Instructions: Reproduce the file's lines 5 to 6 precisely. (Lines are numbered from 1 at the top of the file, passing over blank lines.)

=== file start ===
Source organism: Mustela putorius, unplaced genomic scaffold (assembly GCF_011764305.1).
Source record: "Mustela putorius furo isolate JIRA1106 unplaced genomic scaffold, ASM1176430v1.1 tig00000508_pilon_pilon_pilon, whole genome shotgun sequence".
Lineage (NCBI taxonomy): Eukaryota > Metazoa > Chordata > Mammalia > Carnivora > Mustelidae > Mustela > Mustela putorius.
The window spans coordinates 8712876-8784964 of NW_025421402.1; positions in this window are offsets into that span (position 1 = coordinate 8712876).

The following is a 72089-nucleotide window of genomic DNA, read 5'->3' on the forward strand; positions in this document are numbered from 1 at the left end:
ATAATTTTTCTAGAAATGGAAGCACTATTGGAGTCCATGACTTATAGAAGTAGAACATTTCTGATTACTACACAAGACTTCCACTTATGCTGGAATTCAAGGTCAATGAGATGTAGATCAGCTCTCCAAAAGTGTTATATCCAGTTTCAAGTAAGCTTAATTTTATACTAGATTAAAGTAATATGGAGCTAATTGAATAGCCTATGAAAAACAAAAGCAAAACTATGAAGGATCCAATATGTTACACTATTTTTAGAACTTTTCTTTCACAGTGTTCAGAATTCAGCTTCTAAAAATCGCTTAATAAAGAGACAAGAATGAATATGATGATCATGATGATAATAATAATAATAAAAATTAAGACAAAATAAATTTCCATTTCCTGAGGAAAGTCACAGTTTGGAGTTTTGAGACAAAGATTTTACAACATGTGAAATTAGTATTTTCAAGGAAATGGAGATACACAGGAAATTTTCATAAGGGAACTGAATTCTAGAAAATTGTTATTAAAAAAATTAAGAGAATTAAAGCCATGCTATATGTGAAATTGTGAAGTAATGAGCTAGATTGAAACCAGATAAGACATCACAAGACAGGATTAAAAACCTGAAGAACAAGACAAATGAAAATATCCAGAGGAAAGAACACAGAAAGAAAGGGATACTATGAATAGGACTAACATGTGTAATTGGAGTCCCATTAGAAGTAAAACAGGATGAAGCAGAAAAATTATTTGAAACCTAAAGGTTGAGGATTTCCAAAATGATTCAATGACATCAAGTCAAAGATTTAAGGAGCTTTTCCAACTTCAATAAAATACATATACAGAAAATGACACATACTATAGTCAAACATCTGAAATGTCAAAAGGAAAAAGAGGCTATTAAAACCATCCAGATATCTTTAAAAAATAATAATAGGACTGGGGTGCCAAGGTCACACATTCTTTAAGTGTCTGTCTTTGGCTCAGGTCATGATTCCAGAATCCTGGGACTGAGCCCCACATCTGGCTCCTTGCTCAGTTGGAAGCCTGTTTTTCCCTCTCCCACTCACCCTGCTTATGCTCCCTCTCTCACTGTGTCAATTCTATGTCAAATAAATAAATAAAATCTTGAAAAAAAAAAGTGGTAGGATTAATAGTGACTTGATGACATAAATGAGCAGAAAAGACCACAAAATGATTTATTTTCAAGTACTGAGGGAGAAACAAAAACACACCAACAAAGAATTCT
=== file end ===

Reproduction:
The following is a 72089-nucleotide window of genomic DNA, read 5'->3' on the forward strand; positions in this document are numbered from 1 at the left end:
ATAATTTTTCTAGAAATGGAAGCACTATTGGAGTCCATGACTTATAGAAGTAGAACATTTCTGATTACTACACAAGACTTCCACTTATGCTGGAATTCAAGGTCAATGAGATGTAGATCAGCTCTCCAAAAGTGTTATATCCAGTTTCAAGTAAGCTTAATTTTATACTAGATTAAAGTAATATGGAGCTAATTGAATAGCCTATGAAAAACAAAAGCAAAACTATGAAGGATCCAATATGTTACACTATTTTTAGAACTTTTCTTTCACAGTGTTCAGAATTCAGCTTCTAAAAATCGCTTAATAAAGAGACAAGAATGAATATGATGATCATGATGATAATAATAATAATAAAAATTAAGACAAAATAAATTTCCATTTCCTGAGGAAAGTCACAGTTTGGAGTTTTGAGACAAAGATTTTACAACATGTGAAATTAGTATTTTCAAGGAAATGGAGATACACAGGAAATTTTCATAAGGGAACTGAATTCTAGAAAATTGTTATTAAAAAAATTAAGAGAATTAAAGCCATGCTATATGTGAAATTGTGAAGTAATGAGCTAGATTGAAACCAGATAAGACATCACAAGACAGGATTAAAAACCTGAAGAACAAGACAAATGAAAATATCCAGAGGAAAGAACACAGAAAGAAAGGGATACTATGAATAGGACTAACATGTGTAATTGGAGTCCCATTAGAAGTAAAACAGGATGAAGCAGAAAAATTATTTGAAACCTAAAGGTTGAGGATTTCCAAAATGATTCAATGACATCAAGTCAAAGATTTAAGGAGCTTTTCCAACTTCAATAAAATACATATACAGAAAATGACACATACTATAGTCAAACATCTGAAATGTCAAAAGGAAAAAGAGGCTATTAAAACCATCCAGATATCTTTAAAAAATAATAATAGGACTGGGGTGCCAAGGTCACACATTCTTTAAGTGTCTGTCTTTGGCTCAGGTCATGATTCCAGAATCCTGGGACTGAGCCCCACATCTGGCTCCTTGCTCAGTTGGAAGCCTGTTTTTCCCTCTCCCACTCACCCTGCTTATGCTCCCTCTCTCACTGTGTCAATTCTATGTCAAATAAATAAATAAAATCTTGAAAAAAAAAAGTGGTAGGATTAATAGTGACTTGATGACATAAATGAGCAGAAAAGACCACAAAATGATTTATTTTCAAGTACTGAGGGAGAAACAAAAACACACCAACAAAGAATTCT